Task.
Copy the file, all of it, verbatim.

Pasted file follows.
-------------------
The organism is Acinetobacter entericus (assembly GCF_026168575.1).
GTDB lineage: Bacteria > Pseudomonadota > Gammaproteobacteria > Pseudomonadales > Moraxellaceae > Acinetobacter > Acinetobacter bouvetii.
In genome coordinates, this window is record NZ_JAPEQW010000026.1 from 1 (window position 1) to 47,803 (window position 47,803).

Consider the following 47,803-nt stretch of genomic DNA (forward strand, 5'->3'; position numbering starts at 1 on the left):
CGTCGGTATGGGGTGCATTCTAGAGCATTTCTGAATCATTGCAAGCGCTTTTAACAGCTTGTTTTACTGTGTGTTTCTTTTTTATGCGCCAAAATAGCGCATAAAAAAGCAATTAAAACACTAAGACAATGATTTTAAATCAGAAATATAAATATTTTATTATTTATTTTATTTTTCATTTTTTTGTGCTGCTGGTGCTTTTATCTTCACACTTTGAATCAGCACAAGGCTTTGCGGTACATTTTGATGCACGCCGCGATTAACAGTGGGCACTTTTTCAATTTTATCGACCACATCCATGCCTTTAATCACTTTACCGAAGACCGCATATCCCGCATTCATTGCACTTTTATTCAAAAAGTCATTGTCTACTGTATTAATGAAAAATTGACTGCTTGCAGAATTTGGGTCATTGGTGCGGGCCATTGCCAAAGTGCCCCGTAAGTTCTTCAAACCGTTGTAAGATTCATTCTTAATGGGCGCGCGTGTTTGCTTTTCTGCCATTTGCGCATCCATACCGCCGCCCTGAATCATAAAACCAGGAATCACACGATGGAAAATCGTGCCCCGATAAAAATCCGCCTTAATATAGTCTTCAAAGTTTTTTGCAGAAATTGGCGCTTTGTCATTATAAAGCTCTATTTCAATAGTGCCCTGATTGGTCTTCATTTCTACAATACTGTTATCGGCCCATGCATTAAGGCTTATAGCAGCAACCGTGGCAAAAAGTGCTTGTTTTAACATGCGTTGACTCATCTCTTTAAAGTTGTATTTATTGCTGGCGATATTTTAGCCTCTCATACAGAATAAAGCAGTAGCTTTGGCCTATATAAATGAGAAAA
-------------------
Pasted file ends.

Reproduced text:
The organism is Acinetobacter entericus (assembly GCF_026168575.1).
GTDB lineage: Bacteria > Pseudomonadota > Gammaproteobacteria > Pseudomonadales > Moraxellaceae > Acinetobacter > Acinetobacter bouvetii.
In genome coordinates, this window is record NZ_JAPEQW010000026.1 from 1 (window position 1) to 47,803 (window position 47,803).

Consider the following 47,803-nt stretch of genomic DNA (forward strand, 5'->3'; position numbering starts at 1 on the left):
CGTCGGTATGGGGTGCATTCTAGAGCATTTCTGAATCATTGCAAGCGCTTTTAACAGCTTGTTTTACTGTGTGTTTCTTTTTTATGCGCCAAAATAGCGCATAAAAAAGCAATTAAAACACTAAGACAATGATTTTAAATCAGAAATATAAATATTTTATTATTTATTTTATTTTTCATTTTTTTGTGCTGCTGGTGCTTTTATCTTCACACTTTGAATCAGCACAAGGCTTTGCGGTACATTTTGATGCACGCCGCGATTAACAGTGGGCACTTTTTCAATTTTATCGACCACATCCATGCCTTTAATCACTTTACCGAAGACCGCATATCCCGCATTCATTGCACTTTTATTCAAAAAGTCATTGTCTACTGTATTAATGAAAAATTGACTGCTTGCAGAATTTGGGTCATTGGTGCGGGCCATTGCCAAAGTGCCCCGTAAGTTCTTCAAACCGTTGTAAGATTCATTCTTAATGGGCGCGCGTGTTTGCTTTTCTGCCATTTGCGCATCCATACCGCCGCCCTGAATCATAAAACCAGGAATCACACGATGGAAAATCGTGCCCCGATAAAAATCCGCCTTAATATAGTCTTCAAAGTTTTTTGCAGAAATTGGCGCTTTGTCATTATAAAGCTCTATTTCAATAGTGCCCTGATTGGTCTTCATTTCTACAATACTGTTATCGGCCCATGCATTAAGGCTTATAGCAGCAACCGTGGCAAAAAGTGCTTGTTTTAACATGCGTTGACTCATCTCTTTAAAGTTGTATTTATTGCTGGCGATATTTTAGCCTCTCATACAGAATAAAGCAGTAGCTTTGGCCTATATAAATGAGAAAA